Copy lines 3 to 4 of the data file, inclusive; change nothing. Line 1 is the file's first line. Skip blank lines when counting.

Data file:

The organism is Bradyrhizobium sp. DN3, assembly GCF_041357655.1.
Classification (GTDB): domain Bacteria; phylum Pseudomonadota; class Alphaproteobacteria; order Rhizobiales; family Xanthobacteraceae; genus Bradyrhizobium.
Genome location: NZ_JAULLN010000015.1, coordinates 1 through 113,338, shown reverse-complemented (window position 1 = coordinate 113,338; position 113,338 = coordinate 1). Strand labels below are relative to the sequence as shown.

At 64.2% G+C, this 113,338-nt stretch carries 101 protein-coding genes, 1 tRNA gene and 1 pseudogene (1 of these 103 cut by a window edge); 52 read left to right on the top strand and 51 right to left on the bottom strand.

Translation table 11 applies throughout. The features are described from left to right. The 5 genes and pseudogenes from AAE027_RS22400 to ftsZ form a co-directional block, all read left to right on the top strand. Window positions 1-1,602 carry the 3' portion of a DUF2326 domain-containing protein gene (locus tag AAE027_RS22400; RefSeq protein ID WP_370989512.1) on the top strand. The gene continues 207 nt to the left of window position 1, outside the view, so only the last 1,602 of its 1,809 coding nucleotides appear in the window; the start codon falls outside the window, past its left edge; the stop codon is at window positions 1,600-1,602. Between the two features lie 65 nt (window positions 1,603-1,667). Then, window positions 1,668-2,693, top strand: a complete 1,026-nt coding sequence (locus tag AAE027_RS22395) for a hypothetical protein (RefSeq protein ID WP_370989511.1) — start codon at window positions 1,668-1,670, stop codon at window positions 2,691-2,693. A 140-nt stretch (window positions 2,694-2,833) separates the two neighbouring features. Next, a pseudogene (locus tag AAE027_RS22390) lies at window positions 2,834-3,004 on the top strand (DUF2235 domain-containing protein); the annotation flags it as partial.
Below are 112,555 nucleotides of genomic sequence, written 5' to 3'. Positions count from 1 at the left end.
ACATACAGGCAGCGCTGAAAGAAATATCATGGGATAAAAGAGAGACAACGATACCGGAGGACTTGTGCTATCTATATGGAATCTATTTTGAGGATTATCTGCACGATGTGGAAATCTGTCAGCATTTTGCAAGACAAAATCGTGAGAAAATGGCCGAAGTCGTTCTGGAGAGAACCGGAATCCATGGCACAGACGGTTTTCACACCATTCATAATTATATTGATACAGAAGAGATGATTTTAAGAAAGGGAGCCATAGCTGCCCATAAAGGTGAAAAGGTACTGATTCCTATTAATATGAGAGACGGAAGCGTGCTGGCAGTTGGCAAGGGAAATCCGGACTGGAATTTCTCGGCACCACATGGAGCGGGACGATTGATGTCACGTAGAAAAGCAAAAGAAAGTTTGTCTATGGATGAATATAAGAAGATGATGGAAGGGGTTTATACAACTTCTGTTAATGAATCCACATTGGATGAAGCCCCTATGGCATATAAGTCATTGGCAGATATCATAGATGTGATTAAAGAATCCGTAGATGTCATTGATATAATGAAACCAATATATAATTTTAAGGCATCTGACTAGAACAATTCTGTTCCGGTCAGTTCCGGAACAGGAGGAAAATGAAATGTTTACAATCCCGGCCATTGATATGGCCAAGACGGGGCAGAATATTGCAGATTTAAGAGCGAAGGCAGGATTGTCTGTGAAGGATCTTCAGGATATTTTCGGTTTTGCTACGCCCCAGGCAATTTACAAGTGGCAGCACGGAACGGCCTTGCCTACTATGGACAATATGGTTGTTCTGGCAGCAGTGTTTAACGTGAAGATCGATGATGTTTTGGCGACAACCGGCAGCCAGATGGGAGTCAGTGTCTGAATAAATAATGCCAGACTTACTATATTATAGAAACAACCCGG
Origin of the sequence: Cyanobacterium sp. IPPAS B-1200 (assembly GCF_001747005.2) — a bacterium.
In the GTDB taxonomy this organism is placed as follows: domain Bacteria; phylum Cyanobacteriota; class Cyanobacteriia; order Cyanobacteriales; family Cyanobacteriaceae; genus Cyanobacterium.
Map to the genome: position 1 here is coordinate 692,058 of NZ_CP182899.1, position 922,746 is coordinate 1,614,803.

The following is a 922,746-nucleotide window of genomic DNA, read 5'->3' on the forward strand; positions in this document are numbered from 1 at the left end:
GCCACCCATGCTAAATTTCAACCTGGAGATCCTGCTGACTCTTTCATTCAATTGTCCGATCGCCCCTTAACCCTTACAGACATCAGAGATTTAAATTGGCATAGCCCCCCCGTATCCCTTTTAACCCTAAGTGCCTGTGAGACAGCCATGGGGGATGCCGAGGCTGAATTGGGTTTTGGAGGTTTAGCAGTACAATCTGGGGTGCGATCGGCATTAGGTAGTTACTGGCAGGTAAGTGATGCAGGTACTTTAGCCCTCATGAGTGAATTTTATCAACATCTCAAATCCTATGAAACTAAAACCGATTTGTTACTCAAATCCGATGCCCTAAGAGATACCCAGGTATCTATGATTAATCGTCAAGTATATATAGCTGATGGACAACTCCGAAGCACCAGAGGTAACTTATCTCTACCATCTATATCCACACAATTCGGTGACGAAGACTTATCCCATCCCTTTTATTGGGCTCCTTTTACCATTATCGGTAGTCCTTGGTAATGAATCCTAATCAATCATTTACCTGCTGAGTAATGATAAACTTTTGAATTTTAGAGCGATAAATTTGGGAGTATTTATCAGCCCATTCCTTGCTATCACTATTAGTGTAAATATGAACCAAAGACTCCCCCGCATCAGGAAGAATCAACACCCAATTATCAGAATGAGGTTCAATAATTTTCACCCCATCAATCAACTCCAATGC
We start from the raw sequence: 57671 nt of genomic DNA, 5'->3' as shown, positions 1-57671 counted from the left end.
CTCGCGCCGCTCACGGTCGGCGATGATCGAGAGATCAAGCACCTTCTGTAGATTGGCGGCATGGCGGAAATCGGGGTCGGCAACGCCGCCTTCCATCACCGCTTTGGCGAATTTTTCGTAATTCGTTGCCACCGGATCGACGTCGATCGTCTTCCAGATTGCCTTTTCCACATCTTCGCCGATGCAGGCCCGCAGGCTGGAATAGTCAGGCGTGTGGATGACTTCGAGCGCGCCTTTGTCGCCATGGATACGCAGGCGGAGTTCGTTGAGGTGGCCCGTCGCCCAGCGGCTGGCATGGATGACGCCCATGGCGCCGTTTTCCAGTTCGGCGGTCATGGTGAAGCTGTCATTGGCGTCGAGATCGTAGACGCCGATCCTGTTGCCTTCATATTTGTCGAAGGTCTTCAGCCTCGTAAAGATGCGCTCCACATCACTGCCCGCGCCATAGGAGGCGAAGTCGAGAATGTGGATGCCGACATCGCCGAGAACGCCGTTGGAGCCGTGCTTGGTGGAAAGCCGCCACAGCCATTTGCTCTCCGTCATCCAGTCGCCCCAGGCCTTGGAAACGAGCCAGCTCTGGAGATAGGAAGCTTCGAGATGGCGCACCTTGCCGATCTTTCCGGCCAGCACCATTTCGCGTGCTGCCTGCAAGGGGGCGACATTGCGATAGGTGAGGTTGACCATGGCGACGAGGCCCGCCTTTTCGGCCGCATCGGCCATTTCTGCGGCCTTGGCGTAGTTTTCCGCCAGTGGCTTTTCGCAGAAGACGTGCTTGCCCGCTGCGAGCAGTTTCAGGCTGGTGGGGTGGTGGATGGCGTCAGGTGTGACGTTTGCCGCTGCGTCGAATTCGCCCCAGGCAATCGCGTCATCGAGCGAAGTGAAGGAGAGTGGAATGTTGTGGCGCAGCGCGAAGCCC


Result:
Genome location: NZ_JAULLN010000015.1, coordinates 1 through 113,338, shown reverse-complemented (window position 1 = coordinate 113,338; position 113,338 = coordinate 1). Strand labels below are relative to the sequence as shown.

At 64.2% G+C, this 113,338-nt stretch carries 101 protein-coding genes, 1 tRNA gene and 1 pseudogene (1 of these 103 cut by a window edge); 52 read left to right on the top strand and 51 right to left on the bottom strand.